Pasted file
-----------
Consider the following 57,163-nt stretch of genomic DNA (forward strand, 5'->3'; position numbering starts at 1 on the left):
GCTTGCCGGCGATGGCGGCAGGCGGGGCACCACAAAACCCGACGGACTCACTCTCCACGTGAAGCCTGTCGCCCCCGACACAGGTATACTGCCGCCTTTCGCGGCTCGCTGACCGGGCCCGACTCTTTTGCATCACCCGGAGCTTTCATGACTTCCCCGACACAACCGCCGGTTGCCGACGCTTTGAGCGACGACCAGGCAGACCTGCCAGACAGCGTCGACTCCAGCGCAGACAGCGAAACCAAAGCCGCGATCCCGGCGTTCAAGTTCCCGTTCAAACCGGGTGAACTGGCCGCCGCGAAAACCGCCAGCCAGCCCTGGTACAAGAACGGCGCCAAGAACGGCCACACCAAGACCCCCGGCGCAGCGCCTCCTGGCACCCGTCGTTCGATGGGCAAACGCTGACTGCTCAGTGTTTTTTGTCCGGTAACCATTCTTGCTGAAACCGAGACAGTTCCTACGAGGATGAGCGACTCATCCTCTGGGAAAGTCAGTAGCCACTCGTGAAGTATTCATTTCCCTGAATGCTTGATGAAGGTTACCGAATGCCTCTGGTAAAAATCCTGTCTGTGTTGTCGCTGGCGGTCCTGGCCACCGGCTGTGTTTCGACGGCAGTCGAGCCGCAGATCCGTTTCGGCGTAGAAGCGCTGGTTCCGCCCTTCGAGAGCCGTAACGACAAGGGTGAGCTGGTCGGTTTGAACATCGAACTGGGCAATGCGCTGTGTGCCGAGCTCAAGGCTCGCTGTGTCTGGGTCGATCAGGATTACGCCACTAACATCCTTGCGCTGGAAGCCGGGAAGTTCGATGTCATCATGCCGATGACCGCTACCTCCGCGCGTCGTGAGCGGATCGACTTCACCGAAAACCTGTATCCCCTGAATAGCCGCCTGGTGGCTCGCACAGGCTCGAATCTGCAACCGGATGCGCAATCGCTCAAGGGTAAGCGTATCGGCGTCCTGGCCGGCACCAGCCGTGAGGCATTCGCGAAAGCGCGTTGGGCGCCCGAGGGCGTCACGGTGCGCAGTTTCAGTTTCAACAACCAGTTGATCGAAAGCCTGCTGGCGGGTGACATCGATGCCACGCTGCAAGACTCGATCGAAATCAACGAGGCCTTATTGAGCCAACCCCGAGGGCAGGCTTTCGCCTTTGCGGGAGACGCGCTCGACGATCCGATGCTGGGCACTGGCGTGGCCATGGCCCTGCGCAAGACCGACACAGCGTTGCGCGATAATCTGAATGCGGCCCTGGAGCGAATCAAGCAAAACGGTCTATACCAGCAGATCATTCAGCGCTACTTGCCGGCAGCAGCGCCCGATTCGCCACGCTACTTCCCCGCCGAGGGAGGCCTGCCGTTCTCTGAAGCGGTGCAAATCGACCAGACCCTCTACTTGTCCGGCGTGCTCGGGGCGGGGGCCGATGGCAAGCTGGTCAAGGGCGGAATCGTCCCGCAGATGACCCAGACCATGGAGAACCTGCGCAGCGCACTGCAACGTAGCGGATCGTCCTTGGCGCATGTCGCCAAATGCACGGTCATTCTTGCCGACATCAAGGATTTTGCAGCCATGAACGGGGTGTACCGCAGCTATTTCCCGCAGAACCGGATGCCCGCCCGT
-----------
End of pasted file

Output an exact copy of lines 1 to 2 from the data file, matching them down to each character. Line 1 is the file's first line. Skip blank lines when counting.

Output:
Consider the following 57,163-nt stretch of genomic DNA (forward strand, 5'->3'; position numbering starts at 1 on the left):
GCTTGCCGGCGATGGCGGCAGGCGGGGCACCACAAAACCCGACGGACTCACTCTCCACGTGAAGCCTGTCGCCCCCGACACAGGTATACTGCCGCCTTTCGCGGCTCGCTGACCGGGCCCGACTCTTTTGCATCACCCGGAGCTTTCATGACTTCCCCGACACAACCGCCGGTTGCCGACGCTTTGAGCGACGACCAGGCAGACCTGCCAGACAGCGTCGACTCCAGCGCAGACAGCGAAACCAAAGCCGCGATCCCGGCGTTCAAGTTCCCGTTCAAACCGGGTGAACTGGCCGCCGCGAAAACCGCCAGCCAGCCCTGGTACAAGAACGGCGCCAAGAACGGCCACACCAAGACCCCCGGCGCAGCGCCTCCTGGCACCCGTCGTTCGATGGGCAAACGCTGACTGCTCAGTGTTTTTTGTCCGGTAACCATTCTTGCTGAAACCGAGACAGTTCCTACGAGGATGAGCGACTCATCCTCTGGGAAAGTCAGTAGCCACTCGTGAAGTATTCATTTCCCTGAATGCTTGATGAAGGTTACCGAATGCCTCTGGTAAAAATCCTGTCTGTGTTGTCGCTGGCGGTCCTGGCCACCGGCTGTGTTTCGACGGCAGTCGAGCCGCAGATCCGTTTCGGCGTAGAAGCGCTGGTTCCGCCCTTCGAGAGCCGTAACGACAAGGGTGAGCTGGTCGGTTTGAACATCGAACTGGGCAATGCGCTGTGTGCCGAGCTCAAGGCTCGCTGTGTCTGGGTCGATCAGGATTACGCCACTAACATCCTTGCGCTGGAAGCCGGGAAGTTCGATGTCATCATGCCGATGACCGCTACCTCCGCGCGTCGTGAGCGGATCGACTTCACCGAAAACCTGTATCCCCTGAATAGCCGCCTGGTGGCTCGCACAGGCTCGAATCTGCAACCGGATGCGCAATCGCTCAAGGGTAAGCGTATCGGCGTCCTGGCCGGCACCAGCCGTGAGGCATTCGCGAAAGCGCGTTGGGCGCCCGAGGGCGTCACGGTGCGCAGTTTCAGTTTCAACAACCAGTTGATCGAAAGCCTGCTGGCGGGTGACATCGATGCCACGCTGCAAGACTCGATCGAAATCAACGAGGCCTTATTGAGCCAACCCCGAGGGCAGGCTTTCGCCTTTGCGGGAGACGCGCTCGACGATCCGATGCTGGGCACTGGCGTGGCCATGGCCCTGCGCAAGACCGACACAGCGTTGCGCGATAATCTGAATGCGGCCCTGGAGCGAATCAAGCAAAACGGTCTATACCAGCAGATCATTCAGCGCTACTTGCCGGCAGCAGCGCCCGATTCGCCACGCTACTTCCCCGCCGAGGGAGGCCTGCCGTTCTCTGAAGCGGTGCAAATCGACCAGACCCTCTACTTGTCCGGCGTGCTCGGGGCGGGGGCCGATGGCAAGCTGGTCAAGGGCGGAATCGTCCCGCAGATGACCCAGACCATGGAGAACCTGCGCAGCGCACTGCAACGTAGCGGATCGTCCTTGGCGCATGTCGCCAAATGCACGGTCATTCTTGCCGACATCAAGGATTTTGCAGCCATGAACGGGGTGTACCGCAGCTATTTCCCGCAGAACCGGATGCCCGCCCGT